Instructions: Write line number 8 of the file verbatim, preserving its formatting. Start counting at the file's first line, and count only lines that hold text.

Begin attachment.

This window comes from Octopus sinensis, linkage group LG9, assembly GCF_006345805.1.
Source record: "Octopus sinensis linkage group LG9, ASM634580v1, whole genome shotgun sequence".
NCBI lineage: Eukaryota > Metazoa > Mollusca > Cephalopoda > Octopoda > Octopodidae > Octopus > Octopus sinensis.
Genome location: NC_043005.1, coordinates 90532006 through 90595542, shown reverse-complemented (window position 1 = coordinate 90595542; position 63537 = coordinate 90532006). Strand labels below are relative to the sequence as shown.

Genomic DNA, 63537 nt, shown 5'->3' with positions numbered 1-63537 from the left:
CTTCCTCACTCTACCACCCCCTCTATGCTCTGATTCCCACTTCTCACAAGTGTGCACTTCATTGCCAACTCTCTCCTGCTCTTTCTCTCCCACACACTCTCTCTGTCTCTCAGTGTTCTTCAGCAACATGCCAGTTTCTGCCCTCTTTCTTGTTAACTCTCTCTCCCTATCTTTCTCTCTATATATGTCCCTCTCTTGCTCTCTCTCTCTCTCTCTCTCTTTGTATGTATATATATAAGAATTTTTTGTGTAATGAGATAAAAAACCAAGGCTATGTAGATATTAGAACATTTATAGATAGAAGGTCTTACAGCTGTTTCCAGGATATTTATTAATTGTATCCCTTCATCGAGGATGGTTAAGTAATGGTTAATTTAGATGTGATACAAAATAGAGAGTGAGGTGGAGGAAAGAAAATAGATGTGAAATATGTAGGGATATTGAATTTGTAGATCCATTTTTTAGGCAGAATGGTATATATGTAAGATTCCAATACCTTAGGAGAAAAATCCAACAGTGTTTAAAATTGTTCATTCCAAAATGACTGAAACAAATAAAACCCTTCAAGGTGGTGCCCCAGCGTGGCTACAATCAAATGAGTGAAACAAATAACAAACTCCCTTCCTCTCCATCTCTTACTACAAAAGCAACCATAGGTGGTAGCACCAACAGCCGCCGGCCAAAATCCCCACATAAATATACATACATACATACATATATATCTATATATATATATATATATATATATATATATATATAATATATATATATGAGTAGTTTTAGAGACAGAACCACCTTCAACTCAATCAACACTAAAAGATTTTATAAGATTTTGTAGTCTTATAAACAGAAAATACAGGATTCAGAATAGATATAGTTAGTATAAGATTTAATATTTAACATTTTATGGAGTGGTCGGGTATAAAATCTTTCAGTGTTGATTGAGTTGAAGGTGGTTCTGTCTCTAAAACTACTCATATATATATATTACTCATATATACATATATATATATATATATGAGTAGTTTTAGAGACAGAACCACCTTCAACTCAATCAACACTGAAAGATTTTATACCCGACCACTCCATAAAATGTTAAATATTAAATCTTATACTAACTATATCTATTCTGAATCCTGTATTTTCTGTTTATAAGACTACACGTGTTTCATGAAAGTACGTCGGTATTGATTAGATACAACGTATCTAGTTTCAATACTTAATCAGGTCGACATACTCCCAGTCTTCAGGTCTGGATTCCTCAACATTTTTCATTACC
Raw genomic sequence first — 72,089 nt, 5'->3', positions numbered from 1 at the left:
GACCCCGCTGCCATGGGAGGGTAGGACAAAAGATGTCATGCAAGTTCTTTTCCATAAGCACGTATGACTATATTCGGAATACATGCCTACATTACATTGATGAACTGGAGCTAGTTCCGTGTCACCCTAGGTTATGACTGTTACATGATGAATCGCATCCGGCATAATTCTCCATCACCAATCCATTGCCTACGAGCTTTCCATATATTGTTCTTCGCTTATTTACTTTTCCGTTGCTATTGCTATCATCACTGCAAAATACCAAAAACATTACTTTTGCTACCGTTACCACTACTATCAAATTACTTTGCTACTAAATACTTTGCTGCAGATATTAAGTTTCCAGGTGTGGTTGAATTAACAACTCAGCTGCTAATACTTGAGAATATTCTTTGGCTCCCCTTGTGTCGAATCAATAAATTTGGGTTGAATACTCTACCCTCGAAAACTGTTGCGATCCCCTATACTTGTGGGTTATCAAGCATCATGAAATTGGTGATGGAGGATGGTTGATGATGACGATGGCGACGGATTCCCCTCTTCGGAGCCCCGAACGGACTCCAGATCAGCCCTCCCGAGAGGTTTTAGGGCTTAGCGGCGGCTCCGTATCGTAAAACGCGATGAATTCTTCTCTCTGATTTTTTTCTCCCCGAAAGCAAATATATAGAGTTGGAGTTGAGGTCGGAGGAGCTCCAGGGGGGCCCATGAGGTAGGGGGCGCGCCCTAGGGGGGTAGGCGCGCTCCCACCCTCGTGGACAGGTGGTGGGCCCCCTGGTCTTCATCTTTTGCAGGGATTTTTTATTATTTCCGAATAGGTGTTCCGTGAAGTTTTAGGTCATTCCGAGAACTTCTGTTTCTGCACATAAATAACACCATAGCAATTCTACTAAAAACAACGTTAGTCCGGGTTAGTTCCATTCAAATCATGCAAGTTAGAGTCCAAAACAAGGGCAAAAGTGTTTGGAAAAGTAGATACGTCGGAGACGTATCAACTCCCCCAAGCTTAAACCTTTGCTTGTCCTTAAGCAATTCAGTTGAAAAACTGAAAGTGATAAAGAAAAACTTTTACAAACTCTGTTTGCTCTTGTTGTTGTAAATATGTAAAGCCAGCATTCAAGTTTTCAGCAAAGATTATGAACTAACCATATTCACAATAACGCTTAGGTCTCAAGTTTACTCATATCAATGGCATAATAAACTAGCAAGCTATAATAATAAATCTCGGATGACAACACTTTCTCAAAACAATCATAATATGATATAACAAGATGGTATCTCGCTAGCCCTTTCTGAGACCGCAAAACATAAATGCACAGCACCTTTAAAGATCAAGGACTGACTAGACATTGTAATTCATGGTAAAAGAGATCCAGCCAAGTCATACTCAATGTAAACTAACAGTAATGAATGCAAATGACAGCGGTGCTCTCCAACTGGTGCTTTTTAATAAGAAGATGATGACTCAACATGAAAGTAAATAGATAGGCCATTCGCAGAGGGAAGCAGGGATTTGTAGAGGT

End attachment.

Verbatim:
GACCCCGCTGCCATGGGAGGGTAGGACAAAAGATGTCATGCAAGTTCTTTTCCATAAGCACGTATGACTATATTCGGAATACATGCCTACATTACATTGATGAACTGGAGCTAGTTCCGTGTCACCCTAGGTTATGACTGTTACATGATGAATCGCATCCGGCATAATTCTCCATCACCAATCCATTGCCTACGAGCTTTCCATATATTGTTCTTCGCTTATTTACTTTTCCGTTGCTATTGCTATCATCACTGCAAAATACCAAAAACATTACTTTTGCTACCGTTACCACTACTATCAAATTACTTTGCTACTAAATACTTTGCTGCAGATATTAAGTTTCCAGGTGTGGTTGAATTAACAACTCAGCTGCTAATACTTGAGAATATTCTTTGGCTCCCCTTGTGTCGAATCAATAAATTTGGGTTGAATACTCTACCCTCGAAAACTGTTGCGATCCCCTATACTTGTGGGTTATCAAGCATCATGAAATTGGTGATGGAGGATGGTTGATGATGACGATGGCGACGGATTCCCCTCTTCGGAGCCCCGAACGGACTCCAGATCAGCCCTCCCGAGAGGTTTTAGGGCTTAGCGGCGGCTCCGTATCGTAAAACGCGATGAATTCTTCTCTCTGATTTTTTTCTCCCCGAAAGCAAATATATAGAGTTGGAGTTGAGGTCGGAGGAGCTCCAGGGGGGCCCATGAGGTAGGGGGCGCGCCCTAGGGGGGTAGGCGCGCTCCCACCCTCGTGGACAGGTGGTGGGCCCCCTGGTCTTCATCTTTTGCAGGGATTTTTTATTATTTCCGAATAGGTGTTCCGTGAAGTTTTAGGTCATTCCGAGAACTTCTGTTTCTGCACATAAATAACACCATAGCAATTCTACTAAAAACAACGTTAGTCCGGGTTAGTTCCATTCAAATCATGCAAGTTAGAGTCCAAAACAAGGGCAAAAGTGTTTGGAAAAGTAGATACGTCGGAGACGTATCAACTCCCCCAAGCTTAAACCTTTGCTTGTCCTTAAGCAATTCAGTTGAAAAACTGAAAGTGATAAAGAAAAACTTTTACAAACTCTGTTTGCTCTTGTTGTTGTAAATATGTAAAGCCAGCATTCAAGTTTTCAGCAAAGATTATGAACTAACCATATTCACAATAACGCTTAGGTCTCAAGTTTACTCATATCAATGGCATAATAAACTAGCAAGCTATAATAATAAATCTCGGATGACAACACTTTCTCAAAACAATCATAATATGATATAACAAGATGGTATCTCGCTAGCCCTTTCTGAGACCGCAAAACATAAATGCACAGCACCTTTAAAGATCAAGGACTGACTAGACATTGTAATTCATGGTAAAAGAGATCCAGCCAAGTCATACTCAATGTAAACTAACAGTAATGAATGCAAATGACAGCGGTGCTCTCCAACTGGTGCTTTTTAATAAGAAGATGATGACTCAACATGAAAGTAAATAGATAGGCCATTCGCAGAGGGAAGCAGGGATTTGTAGAGGT